The production, based on a 1992 film that was a box-office flop, was initially announced as a limited run — the Disney brass playing it safe just in case the reviews were tame. They were not. Critics largely loved it, and the audience has loved it even more. The week ending May 13, the show grossed $931,370 and played to 100.8 percent capacity.
The previously announced fall Broadway return of Edward Albee's Who's Afraid of Virginia Woolf? now has a first preview date of Sept. 27, according to an Equity casting notice. The incoming production was seen in 2010-11 at Steppenwolf Theatre in Chicago and Arena Stage in Washington, DC. It will play a Shubert theatre to be announced. Opening night will be Oct. 13, exactly 50 years to the date after the play's original Broadway opening.
Playwright-actor Tracy Letts and actor-actor Amy Morton will play George and Martha. Morton was last seen on Broadway as Barbara, the cranky daughter who's "running things now," in August: Osage Country. Letts is the writer of that little family drama.
The staging celebrates the 50th anniversary of the groundbreaking 1962 play, which rocked the New York theatre world with its caustic humor, raw language and behavior and searing performances. Pam MacKinnon (Clybourne Park) again directs. Carrie Coon and Madison Dirks will reprise their work as Honey and Nick, respectively. ***
|photo by Craig Schwartz|
The producers of Bring It On: The Musical evidently studied the Newsies business model and liked what they saw. Following its current tour, the new stage production set in the world of competitive cheerleading will begin a limited engagement at Broadway's St. James Theatre July 12.
Mark my word, should Bring It On — which will officially open Aug. 1, and is set to continue through Oct. 7 — get nice notices and box office, that "limited" status will get pretty limited itself, pretty quick.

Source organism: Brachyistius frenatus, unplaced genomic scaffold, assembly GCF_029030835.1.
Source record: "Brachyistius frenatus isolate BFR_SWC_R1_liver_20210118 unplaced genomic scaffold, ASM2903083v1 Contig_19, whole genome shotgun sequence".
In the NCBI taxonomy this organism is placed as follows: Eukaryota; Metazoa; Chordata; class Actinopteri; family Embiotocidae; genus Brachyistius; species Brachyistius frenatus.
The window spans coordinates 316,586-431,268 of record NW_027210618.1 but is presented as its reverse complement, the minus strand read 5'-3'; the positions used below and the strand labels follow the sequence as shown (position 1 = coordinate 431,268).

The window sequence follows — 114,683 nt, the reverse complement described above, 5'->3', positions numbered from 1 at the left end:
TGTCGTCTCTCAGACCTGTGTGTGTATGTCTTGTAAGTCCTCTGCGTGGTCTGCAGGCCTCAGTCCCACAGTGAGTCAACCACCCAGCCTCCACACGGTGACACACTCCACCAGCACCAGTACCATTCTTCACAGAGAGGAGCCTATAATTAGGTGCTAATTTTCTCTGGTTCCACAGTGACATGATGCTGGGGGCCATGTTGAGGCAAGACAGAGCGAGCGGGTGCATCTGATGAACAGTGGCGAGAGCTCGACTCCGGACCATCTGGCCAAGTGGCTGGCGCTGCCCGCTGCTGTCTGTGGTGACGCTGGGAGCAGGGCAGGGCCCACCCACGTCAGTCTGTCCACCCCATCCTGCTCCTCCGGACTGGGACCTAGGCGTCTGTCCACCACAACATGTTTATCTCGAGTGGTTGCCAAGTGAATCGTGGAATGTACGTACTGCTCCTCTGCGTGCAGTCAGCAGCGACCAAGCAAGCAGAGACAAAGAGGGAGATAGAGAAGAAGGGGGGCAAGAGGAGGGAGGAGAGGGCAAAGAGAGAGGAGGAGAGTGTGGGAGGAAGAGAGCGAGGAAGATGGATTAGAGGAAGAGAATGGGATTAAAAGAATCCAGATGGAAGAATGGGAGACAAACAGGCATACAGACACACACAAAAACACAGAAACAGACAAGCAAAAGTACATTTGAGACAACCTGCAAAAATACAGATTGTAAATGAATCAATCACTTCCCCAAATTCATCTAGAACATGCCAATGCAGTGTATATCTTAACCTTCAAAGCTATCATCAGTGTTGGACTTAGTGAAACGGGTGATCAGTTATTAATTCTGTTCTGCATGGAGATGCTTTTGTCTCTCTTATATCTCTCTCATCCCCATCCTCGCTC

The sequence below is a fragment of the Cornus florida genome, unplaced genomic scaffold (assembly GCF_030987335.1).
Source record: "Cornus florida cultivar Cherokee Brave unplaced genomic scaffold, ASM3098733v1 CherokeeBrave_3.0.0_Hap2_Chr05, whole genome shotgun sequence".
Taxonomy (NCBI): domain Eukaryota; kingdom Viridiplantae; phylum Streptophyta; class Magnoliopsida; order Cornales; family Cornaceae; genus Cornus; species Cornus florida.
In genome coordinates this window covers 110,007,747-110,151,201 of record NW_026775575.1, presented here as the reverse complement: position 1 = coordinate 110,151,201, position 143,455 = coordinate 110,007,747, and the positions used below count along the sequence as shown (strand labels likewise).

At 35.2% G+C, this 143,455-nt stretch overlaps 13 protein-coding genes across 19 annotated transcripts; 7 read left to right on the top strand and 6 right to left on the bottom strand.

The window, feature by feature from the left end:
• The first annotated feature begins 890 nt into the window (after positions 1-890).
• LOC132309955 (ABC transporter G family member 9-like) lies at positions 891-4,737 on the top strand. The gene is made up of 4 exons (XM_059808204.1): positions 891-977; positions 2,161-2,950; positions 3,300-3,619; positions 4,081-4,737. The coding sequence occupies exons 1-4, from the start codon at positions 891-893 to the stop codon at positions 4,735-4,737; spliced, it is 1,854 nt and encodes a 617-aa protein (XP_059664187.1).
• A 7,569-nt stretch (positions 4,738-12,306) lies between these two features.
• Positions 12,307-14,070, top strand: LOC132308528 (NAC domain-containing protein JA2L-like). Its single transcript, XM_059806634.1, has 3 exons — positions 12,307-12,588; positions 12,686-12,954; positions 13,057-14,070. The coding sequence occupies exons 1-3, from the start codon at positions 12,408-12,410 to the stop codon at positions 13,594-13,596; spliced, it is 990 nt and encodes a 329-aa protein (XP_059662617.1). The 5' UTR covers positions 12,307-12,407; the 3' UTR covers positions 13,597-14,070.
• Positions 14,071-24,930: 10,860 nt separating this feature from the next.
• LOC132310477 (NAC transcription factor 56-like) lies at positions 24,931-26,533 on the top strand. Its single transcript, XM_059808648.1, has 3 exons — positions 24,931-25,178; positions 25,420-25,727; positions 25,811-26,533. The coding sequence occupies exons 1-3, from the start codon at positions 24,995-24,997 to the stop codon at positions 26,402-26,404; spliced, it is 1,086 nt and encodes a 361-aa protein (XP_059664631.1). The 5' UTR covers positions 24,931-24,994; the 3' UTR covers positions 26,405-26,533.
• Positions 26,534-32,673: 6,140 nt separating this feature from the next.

Bring It On has music and lyrics by Lin-Manuel Miranda, music by Tom Kitt and lyrics by Kitt's High Fidelity collaborator Amanda Green (that's two composers and lyricists, if you're keeping score at home). Jeff Whitty, the Tony-winning book writer of Avenue Q, authored the original book for the musical. (The show didn't need a second librettist, apparently.) Andy Blankenbuehler directs and choreographs the musical.
How hot is PBS' aristocratic soap opera "Downton Abbey"? Hot enough that its previously obscure cast members are now being cast as theatregoer-bait in Broadway productions.
Dan Stevens, known to millions of international TV viewers as "Downton" romantic lead Matthew Crawley, will play faithless suitor Morris Townsend in the new Broadway production of The Heiress,, starring the previously announced Jessica Chastain and David Strathairn, as Catherine Sloper and her father.
Performances will begin in October at a theatre to be announced. Moises Kaufman, director of I Am My Own Wife (possible alternate title for The Heiress?), will direct.
|Photo by Joan Marcus|
Priscilla Queen of the Desert, which, to the surprise of many, celebrated its one-year anniversary on Broadway March 20, will play its final performance at the Palace Theatre June 24. When it closes, the musical will have played 23 previews and 526 performances.
The U.S. national tour of Priscilla, according to a May 16 press announcement, will begin in Minneapolis at The Orpheum Theatre on Jan. 8, 2013.
The Broadway revival of Arthur Miller's Death of a Salesman enjoyed better news. The staging, which stars Oscar winner Philip Seymour Hoffman as Willy Loman and officially opened March 15 following previews that began Feb. 13 at the Ethel Barrymore Theatre, will recoup its entire original investment of $3.1 million this week.
Finally, Lincoln Center Theater this week joined New York's three-theatre club — members of which exclusive group include the Roundabout Theatre Company, the Public Theater, Manhattan Theatre Club and, most recently, Signature Theatre Company — with the unveiling of its latest space, the rooftop aerie christened the Claire Tow Theater.
The Tow joins LCT's long-standing duo of spaces, the Broadway-large Vivian Beaumont and the more intimate Mitzi E. Newhouse. (I suggest theatre types start referring to the trio of theatre as the Three Sisters.) The two-story Tow actually sits, penthouse-like, atop the Beaumont, and is accessible via an elevator in the Beaumont lobby.
The Tow will be home to LCT3, Lincoln Center Theater's already up-and-running (it commenced in 2008) programming initiative dedicated to new works by new, and often younger, playwrights and directors. The new space's debut production will be Slowgirl by Greg Pierce and directed by Anne Kauffman.